Revegetation and Erosion Control

Any woodland management that removes vegetation or compacts soil will impact soil and water dynamics. To restore woodland health, return native plants to the land as soon as possible so they can do their work to stabilize soil and slow water movement. After a timber harvest revegetation is especially important because bare forest ground and temporary roads and landings will begin to erode in the first big rain. Replanting the land is the most cost-effective and environmentally sound approach to restoration. Revegetation will protect water resources while at the same time enhancing beauty, health and wildlife in your woodland. 

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Some BMPs to be aware of when reestablishing plant cover:

  • Use native plants and seed. Do not introduce invasive non-native species.
  • Loosen soil and ensure soil quality prior to seeding.
  • Remove and revegetate unneeded logging roads, landings and skid trails as soon as possible.

Erosion Control

When they are healthy, forest root systems, tree limbs and plant leaves moderate the pathways of rainfall. Erosion may occur in a healthy forest, but only at very slow rates–an average of 300 pounds per acre per year. But when our activity disturbs this system, through timber harvesting, road building and other disruptions, erosion rates can climb dramatically. In a forest where timber has been cut without Best Management Practices, erosion rates can reach more than 2700 pounds per acre per year.

Soil is a valuable resource for woodlands and its loss is reason enough to employ Best Management Practices. In addition, when erosion occurs soil often ends up in waterways where it can impact water quality. This can have many repercussions, from driving up the cost of water filtration for human drinking water, to smothering fish and killing aquatic organisms at the base of the food chain.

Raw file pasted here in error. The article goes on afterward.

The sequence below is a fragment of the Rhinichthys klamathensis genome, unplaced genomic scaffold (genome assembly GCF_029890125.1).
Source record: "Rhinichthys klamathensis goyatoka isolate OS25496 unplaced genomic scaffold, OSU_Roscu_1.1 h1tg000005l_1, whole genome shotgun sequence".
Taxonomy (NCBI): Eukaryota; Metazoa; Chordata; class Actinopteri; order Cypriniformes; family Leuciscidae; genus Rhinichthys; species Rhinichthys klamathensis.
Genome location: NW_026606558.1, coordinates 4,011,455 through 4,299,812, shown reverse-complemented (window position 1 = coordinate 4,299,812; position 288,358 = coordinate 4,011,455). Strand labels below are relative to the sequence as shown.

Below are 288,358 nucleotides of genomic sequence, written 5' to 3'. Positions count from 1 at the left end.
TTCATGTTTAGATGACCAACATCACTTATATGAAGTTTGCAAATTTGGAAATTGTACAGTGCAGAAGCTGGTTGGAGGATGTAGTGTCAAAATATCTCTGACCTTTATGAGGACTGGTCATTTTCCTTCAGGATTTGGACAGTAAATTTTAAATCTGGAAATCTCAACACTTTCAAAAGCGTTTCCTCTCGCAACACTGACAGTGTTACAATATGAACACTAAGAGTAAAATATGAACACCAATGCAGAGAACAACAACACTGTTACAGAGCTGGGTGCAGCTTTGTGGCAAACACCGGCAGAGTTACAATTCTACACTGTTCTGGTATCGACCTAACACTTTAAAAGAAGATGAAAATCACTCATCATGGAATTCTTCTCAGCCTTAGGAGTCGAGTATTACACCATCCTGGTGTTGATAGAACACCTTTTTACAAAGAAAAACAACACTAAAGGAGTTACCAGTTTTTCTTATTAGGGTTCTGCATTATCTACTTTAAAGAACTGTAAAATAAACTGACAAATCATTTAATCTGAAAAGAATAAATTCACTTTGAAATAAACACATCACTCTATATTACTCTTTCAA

Two factors impact how much soil erodes off of a landscape: the amount of bare soil exposed and the length of time it is exposed. To mitigate these factors, revegetation is the best long-term solution, but there are other techniques that can help reduce erosion in the short run. Best Management Practices control water runoff and capture sediment by slowing water down and spreading it out.

BMPs for erosion control include:

  • Employing techniques to control water flow, including water bars and diversion ditches.
  • Capturing sediment before it can reach waterways, using sediment traps, hay bales and silt fences.
  • Avoiding forest management activities on steep and unstable slopes.
  • Siting and grading roads to ensure proper drainage.
  • Loosening soil in compacted areas, then reseeding with native plants.
  • Seeding and mulching disturbed areas.
  • Avoiding wet season logging.
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